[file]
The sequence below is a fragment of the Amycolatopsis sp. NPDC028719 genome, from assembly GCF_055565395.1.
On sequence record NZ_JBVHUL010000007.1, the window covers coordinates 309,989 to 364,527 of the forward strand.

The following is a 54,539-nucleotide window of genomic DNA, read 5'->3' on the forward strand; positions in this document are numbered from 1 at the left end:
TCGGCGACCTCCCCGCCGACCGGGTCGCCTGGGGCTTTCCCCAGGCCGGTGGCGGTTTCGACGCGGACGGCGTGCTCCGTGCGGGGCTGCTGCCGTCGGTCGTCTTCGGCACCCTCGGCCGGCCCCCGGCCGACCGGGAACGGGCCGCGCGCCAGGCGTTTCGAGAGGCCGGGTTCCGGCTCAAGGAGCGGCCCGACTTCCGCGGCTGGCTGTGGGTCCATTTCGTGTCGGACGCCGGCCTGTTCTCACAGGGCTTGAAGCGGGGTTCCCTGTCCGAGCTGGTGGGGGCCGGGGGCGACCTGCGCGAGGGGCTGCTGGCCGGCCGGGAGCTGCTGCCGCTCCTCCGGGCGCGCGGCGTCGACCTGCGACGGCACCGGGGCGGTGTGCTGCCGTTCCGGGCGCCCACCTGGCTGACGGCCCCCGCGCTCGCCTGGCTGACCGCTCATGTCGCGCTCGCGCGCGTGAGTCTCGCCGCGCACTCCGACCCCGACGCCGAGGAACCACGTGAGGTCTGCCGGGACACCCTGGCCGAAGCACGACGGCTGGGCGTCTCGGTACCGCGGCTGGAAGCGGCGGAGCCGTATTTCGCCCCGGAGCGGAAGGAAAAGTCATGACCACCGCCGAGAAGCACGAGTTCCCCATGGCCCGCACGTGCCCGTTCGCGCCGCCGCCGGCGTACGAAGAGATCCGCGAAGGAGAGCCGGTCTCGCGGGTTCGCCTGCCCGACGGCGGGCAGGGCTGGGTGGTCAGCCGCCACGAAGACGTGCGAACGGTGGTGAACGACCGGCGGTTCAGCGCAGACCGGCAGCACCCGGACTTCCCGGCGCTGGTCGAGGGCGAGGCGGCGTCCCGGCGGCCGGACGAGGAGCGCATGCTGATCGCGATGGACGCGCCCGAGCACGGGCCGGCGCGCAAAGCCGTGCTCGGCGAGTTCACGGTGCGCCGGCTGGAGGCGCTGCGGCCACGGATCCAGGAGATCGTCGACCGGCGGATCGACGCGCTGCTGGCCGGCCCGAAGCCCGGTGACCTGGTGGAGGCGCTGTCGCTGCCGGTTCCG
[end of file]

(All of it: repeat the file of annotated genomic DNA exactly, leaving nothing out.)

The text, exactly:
The sequence below is a fragment of the Amycolatopsis sp. NPDC028719 genome, from assembly GCF_055565395.1.
On sequence record NZ_JBVHUL010000007.1, the window covers coordinates 309,989 to 364,527 of the forward strand.

The following is a 54,539-nucleotide window of genomic DNA, read 5'->3' on the forward strand; positions in this document are numbered from 1 at the left end:
TCGGCGACCTCCCCGCCGACCGGGTCGCCTGGGGCTTTCCCCAGGCCGGTGGCGGTTTCGACGCGGACGGCGTGCTCCGTGCGGGGCTGCTGCCGTCGGTCGTCTTCGGCACCCTCGGCCGGCCCCCGGCCGACCGGGAACGGGCCGCGCGCCAGGCGTTTCGAGAGGCCGGGTTCCGGCTCAAGGAGCGGCCCGACTTCCGCGGCTGGCTGTGGGTCCATTTCGTGTCGGACGCCGGCCTGTTCTCACAGGGCTTGAAGCGGGGTTCCCTGTCCGAGCTGGTGGGGGCCGGGGGCGACCTGCGCGAGGGGCTGCTGGCCGGCCGGGAGCTGCTGCCGCTCCTCCGGGCGCGCGGCGTCGACCTGCGACGGCACCGGGGCGGTGTGCTGCCGTTCCGGGCGCCCACCTGGCTGACGGCCCCCGCGCTCGCCTGGCTGACCGCTCATGTCGCGCTCGCGCGCGTGAGTCTCGCCGCGCACTCCGACCCCGACGCCGAGGAACCACGTGAGGTCTGCCGGGACACCCTGGCCGAAGCACGACGGCTGGGCGTCTCGGTACCGCGGCTGGAAGCGGCGGAGCCGTATTTCGCCCCGGAGCGGAAGGAAAAGTCATGACCACCGCCGAGAAGCACGAGTTCCCCATGGCCCGCACGTGCCCGTTCGCGCCGCCGCCGGCGTACGAAGAGATCCGCGAAGGAGAGCCGGTCTCGCGGGTTCGCCTGCCCGACGGCGGGCAGGGCTGGGTGGTCAGCCGCCACGAAGACGTGCGAACGGTGGTGAACGACCGGCGGTTCAGCGCAGACCGGCAGCACCCGGACTTCCCGGCGCTGGTCGAGGGCGAGGCGGCGTCCCGGCGGCCGGACGAGGAGCGCATGCTGATCGCGATGGACGCGCCCGAGCACGGGCCGGCGCGCAAAGCCGTGCTCGGCGAGTTCACGGTGCGCCGGCTGGAGGCGCTGCGGCCACGGATCCAGGAGATCGTCGACCGGCGGATCGACGCGCTGCTGGCCGGCCCGAAGCCCGGTGACCTGGTGGAGGCGCTGTCGCTGCCGGTTCCG